Some villagers in the eastern Amazon are spurning Brazilian government advice to take the malaria drug hydroxychloroquine to keep the novel coronavirus at bay and are drinking tea of jambú, also known as the toothache plant.
Maria de Nazaré Sajes, 65, tested positive for the coronavirus and believes she fought off the symptoms by drinking the infusion of bitter leaves.
‘I made jambú tea and felt healthy again. People said: “Look at Maria, how she has recovered, she no fever or pains”,’ Maria said while she was boiling water on a gas stove in her wooden house.
Her village on the banks of a tributary of the Amazon was visited by public health workers to test inhabitants for the virus that is ravaging Brazil in the world’s second worst outbreak after the United States.
US regulators withdrew approval this week for the emergency use of hydroxychloroquine to treat patients with COVID-19, the disease caused by the new coronavirus.
It is still being prescribed in Brazil as scientists around the world are working to develop a vaccine and effective treatments.
Pictured: Maria de Nazare prepares a tea using a leaf from the Jambu, a typical herb from northern Brazil, in her home near of Portel, southwest of Marajo island in Para state, Brazil, June 13, 2020
Maria de Nazaré Sajes, 65, tested positive for the coronavirus and believes she fought off the symptoms by drinking the infusion of bitter leaves
Jambú leaves (pictured) are used in local dishes, but said to work as an anesthetic that helps relieve pain, besides other properties fighting viruses and use as a laxative or aphrodisiac
In remote corners of the Amazon rainforest, where access to intensive care wards can require long boat rides to the nearest cities, prevention is paramount, and people place their faith in traditional herbal medicines.
Nurse Marilia Costa says there is resistance to taking hydroxychloroquine.
‘We are seeing that most inhabitants here are taking home-made remedies that they believe have great curing qualities,’ she said. ‘They accept pills for fever, but they take it with their own local medicine.’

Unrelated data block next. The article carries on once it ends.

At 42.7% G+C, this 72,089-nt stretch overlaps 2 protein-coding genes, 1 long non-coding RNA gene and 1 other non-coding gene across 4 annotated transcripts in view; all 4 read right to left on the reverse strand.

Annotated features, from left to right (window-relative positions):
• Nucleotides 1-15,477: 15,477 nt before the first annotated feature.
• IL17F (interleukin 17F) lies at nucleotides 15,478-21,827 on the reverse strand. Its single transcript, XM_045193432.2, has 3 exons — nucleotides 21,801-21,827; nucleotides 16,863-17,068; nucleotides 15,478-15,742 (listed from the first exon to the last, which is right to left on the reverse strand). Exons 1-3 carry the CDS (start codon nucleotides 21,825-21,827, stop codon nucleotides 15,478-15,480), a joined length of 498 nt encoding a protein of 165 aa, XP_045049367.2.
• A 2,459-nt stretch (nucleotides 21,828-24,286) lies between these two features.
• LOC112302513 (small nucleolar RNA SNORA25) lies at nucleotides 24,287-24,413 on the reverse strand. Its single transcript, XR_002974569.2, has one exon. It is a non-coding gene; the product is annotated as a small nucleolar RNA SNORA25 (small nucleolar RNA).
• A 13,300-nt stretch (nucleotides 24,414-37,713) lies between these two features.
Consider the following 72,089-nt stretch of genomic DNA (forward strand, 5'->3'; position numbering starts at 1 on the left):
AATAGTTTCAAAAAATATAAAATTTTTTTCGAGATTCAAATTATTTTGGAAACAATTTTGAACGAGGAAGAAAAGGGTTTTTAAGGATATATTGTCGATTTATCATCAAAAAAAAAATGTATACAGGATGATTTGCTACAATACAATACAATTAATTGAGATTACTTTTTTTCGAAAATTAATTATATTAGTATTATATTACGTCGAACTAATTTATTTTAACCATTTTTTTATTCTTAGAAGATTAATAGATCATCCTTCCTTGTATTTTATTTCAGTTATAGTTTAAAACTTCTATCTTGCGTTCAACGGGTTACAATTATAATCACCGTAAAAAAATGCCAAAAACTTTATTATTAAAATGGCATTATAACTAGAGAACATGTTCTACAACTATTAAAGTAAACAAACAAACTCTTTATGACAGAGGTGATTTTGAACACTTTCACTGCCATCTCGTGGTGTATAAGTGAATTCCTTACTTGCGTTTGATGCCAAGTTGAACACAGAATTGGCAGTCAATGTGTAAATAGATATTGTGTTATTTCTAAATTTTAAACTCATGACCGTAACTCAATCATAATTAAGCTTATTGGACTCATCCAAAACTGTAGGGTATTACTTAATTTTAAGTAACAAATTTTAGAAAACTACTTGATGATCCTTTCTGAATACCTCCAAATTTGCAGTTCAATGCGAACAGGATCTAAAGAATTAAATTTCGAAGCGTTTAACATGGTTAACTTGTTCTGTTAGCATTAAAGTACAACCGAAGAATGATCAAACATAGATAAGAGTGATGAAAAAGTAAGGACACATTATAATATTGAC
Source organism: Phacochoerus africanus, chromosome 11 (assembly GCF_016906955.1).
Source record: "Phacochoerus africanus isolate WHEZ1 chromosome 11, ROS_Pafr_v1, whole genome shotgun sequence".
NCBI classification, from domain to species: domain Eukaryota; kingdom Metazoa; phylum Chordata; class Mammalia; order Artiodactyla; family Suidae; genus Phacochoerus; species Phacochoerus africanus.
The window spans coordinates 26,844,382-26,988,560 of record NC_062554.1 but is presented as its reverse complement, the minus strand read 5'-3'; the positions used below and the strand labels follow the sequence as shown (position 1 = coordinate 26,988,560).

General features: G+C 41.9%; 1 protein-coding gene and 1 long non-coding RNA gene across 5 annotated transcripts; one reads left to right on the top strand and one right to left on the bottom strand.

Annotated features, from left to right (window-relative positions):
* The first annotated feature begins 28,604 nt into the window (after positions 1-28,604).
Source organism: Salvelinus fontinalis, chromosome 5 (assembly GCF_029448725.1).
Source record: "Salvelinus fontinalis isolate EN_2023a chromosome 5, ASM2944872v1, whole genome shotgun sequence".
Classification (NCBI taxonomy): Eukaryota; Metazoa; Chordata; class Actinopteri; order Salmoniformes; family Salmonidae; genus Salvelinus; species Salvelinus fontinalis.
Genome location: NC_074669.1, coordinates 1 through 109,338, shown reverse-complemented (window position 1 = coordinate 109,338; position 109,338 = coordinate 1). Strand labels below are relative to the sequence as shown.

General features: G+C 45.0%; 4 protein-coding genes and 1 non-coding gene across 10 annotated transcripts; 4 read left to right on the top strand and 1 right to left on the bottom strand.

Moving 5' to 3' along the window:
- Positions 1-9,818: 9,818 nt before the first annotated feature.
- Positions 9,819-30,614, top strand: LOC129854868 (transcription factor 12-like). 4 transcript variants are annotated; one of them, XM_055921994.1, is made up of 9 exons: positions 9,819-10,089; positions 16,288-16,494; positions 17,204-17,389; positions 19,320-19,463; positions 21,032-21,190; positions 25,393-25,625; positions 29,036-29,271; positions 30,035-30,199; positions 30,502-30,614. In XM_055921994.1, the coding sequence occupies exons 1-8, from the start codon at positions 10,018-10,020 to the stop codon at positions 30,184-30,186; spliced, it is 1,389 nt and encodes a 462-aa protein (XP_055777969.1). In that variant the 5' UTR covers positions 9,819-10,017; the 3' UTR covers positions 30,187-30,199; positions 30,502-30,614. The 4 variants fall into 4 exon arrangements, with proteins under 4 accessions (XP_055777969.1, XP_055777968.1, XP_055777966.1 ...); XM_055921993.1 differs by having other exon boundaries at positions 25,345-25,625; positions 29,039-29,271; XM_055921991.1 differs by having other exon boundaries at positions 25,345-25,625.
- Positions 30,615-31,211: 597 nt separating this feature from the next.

Jambú leaves are used in local dishes, but said to work as an anesthetic that helps relieve pain, besides other properties fighting viruses and use as a laxative or aphrodisiac.
‘I’m afraid to go to hospital because there would be no natural medicine that we find here,’ said a young woman called Maria Claudia. ‘They wouldn’t allow me to have jambú tea there.’
People take part in a protest against the death of teenager Guilherme Silva Guedes, 15 – on June 16, 2020 – who disappeared in Vila Clara, in Sao Paulo, Brazil on Sunday
Pictured: Guilherme’s cousin Christofer Henrique Quadros, 17, leads chants as residents take part in a protest against the death of teenager Guilherme Silva Guedes, 15, who disappeared in Vila Clara, in Sao Paulo, Brazil – pictured June 16, 2020
Guilherme’s grandmother Antonina arcanjo da Silva participates in a minute of silence during a protest against the death of her grandson
It comes after protests against police brutality broke out after the body of a 15-year-old boy was found.
Guilherme Silva Guedes went missing on June 14, and Residents of Sao Paulo took to the streets on Tuesday after his body was later found with two gunshots to the head and signs of aggression on his body.
His grandmother was among those marching.
‘They took my grandson,’ she said. ‘I just went to see my grandson at the cemetery, with two gunshots to the head, a gunshot in the hand. He was injured, they hit my grandson a lot. He didn’t deserve what they did. He was a very good person.’
People protest for the second consecutive day after police reportedly shot and killed a 15-year-old boy, in the outskirts of Sao Paulo, Brazil on Sunday. Pictured 16 June 2020
People have taken to the streets and were seeing throwing rocks and other projectiles at police, who are believed to have killed 15-year-old Guilherme Silva Guedes on Sunday
According to Human Rights Watch, police killings are commonplace in Brazil and three-quarters of the nearly 9,000 people killed by Rio police in the past decade were black men. Pictured: A man fires a firework down the street in the protests
On Tuesday, Sao Paulo’s Civil Police confirmed two officers from the military police have been named as suspects.
Tuesday’s protests were peaceful after protesters burned buses on Monday.
According to Human Rights Watch, police killings are commonplace in Brazil and three-quarters of the nearly 9,000 people killed by Rio police in the past decade were black men.